On this page: glossary, sensitive data, personal data, process, controller,
processor, participant, data subject, special categories, legal ground, legal
basis, anonymised, pseudonymised
Date of last review: 2023-07-11
Below, you will find a selection of important terms in the GDPR that you should become familiar with when working with personal data (also included in the Glossary). Click on a term to see the definition.
Any information related to an identified or identifiable (living) natural person. This can include identifiers (name, identification number, location data, online identifier or a combination of identifiers) or factors specific to the physical, physiological, genetic, mental, economic, cultural or social identity of the person. Moreover, IP addresses, opinions, tweets, answers to questionnaires, etc. may also be personal data, either by itself or through a combination of one another.
Of note: as soon as you collect data related to a person that is identifiable, you are processing personal data. Additionally, pseudonymised data is still considered personal data. Read more in What are personal data?.
Special categories of personal data
- racial or ethnic origin
- political opinions
- religious or philosophical beliefs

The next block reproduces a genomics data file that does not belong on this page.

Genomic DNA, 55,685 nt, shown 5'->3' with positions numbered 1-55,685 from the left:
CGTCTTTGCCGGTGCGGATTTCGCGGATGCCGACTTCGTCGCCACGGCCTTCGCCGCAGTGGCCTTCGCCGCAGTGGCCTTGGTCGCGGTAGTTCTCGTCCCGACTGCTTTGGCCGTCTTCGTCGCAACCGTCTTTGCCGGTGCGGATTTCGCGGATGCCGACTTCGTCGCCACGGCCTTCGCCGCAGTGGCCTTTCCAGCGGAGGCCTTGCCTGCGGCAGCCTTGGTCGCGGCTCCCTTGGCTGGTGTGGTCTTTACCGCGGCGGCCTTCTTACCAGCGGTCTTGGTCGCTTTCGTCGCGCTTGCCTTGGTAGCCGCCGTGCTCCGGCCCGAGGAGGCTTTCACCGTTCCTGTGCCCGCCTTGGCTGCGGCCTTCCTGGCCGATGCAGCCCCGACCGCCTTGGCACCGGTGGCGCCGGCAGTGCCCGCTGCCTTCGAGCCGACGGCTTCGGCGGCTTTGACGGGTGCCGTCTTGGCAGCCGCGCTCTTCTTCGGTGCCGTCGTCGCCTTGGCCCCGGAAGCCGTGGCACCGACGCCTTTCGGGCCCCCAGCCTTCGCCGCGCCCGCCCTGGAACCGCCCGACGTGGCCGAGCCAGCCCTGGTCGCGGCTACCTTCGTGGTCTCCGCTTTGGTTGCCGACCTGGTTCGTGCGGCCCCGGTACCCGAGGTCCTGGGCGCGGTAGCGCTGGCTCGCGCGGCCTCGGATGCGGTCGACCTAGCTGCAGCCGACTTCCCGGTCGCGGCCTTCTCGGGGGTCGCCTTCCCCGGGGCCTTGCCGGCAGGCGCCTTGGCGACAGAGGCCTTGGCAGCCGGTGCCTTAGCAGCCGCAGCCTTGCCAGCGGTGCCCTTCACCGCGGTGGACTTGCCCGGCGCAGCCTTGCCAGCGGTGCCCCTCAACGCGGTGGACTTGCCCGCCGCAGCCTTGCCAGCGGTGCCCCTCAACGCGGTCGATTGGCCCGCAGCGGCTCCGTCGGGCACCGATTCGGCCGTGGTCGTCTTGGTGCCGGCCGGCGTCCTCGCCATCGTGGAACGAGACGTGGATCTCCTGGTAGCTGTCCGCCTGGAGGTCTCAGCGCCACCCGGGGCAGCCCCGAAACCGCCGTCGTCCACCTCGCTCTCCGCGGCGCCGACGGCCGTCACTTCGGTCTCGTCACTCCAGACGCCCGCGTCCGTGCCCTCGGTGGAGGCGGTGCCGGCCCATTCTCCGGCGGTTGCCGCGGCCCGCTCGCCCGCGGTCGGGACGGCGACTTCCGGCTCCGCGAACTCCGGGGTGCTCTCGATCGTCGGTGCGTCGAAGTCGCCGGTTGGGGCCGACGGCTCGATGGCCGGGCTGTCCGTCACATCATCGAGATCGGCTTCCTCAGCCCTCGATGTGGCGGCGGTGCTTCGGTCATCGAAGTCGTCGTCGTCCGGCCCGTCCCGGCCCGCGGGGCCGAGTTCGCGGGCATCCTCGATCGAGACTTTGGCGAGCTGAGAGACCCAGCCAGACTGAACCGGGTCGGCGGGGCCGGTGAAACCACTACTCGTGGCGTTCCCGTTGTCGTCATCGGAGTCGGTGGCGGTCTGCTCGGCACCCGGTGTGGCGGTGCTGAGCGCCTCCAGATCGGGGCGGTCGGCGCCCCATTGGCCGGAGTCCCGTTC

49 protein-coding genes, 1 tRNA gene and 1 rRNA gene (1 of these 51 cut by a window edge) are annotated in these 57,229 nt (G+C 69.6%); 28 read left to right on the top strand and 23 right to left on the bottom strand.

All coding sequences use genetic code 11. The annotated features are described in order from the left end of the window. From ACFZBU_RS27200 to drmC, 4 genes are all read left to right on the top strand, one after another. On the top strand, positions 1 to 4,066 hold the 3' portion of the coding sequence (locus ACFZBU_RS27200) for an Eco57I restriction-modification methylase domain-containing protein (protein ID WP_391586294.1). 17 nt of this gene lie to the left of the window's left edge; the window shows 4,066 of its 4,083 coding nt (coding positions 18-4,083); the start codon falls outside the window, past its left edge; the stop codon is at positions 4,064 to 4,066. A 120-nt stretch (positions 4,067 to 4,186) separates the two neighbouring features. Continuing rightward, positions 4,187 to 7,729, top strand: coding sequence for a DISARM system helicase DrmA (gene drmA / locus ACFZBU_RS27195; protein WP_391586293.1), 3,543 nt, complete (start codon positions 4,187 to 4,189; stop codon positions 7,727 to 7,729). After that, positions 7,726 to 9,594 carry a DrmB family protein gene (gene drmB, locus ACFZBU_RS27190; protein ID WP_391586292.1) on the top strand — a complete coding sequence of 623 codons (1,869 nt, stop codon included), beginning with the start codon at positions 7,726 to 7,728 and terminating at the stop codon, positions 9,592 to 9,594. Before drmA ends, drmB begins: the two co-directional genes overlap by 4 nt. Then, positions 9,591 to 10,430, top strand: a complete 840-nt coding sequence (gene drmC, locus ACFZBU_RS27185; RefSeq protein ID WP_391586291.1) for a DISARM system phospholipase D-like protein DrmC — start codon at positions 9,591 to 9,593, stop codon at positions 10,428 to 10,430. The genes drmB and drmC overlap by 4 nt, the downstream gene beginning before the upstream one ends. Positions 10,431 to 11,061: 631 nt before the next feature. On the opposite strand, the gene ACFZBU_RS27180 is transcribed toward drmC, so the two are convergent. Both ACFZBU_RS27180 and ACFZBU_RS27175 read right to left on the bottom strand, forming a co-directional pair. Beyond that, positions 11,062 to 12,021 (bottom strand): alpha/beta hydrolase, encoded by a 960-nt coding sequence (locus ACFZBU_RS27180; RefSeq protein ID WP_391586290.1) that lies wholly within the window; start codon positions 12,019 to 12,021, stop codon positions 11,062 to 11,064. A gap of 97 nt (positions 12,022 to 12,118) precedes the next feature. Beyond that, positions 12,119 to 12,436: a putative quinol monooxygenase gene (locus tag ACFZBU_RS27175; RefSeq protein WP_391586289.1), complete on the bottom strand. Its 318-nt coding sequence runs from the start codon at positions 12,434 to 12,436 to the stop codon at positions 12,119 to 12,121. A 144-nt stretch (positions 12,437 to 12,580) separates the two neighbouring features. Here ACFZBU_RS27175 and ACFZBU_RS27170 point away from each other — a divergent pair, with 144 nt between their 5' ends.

- trade union membership
- genetic and biometric data when meant to uniquely identify someone
- physical or mental health conditions
- an individual’s sex life or sexual orientation
- the data subject has provided explicit consent to process these data for a specific purpose,
- the data subject has made the data publicly available themselves,
- processing is necessary for scientific research purposes and obtaining consent is impossible or would require an unreasonable amount of effort.
Contact your privacy officer if you wish to process special categories of personal data.
The natural or legal entity that, alone or with others, determines or has an influence on why and how personal data are processed. On an organisational level, Utrecht University (UU) is the controller of personal data collected by UU researchers and will be held responsible in case of GDPR infringement. On a practical level, however, researchers (e.g., Principal Investigators) often determine why and how data are processed, and are thus fulfilling the role of controller themselves.
Note that it is possible to be a controller without having access to personal data, for example if you assign an external company to execute research for which you determined which data they should collect, among which data subjects, how, and for what purpose.
- by combining variables or datasets (e.g., a combination of date of birth, gender and birthplace, or the combination of a dataset with its name-number key)
- via inference, i.e., when you can deduce who the data are about (e.g., when “profession” is Dutch prime minister, it is clear who the data is about)
- by singling out a single subject, such as through unique data points, e.g., someone who is 210 cm tall is relatively easy to identify)
Anonymous data are no longer personal data and thus not subject to GDPR compliance. In practice, anonymous data may be difficult to attain and care must be given that the data legitimately cannot be traced to an individual in any way. The document Opinion 05/2014 on Anonymisation Techniques explains the criteria that must be met for data to be considered anonymous.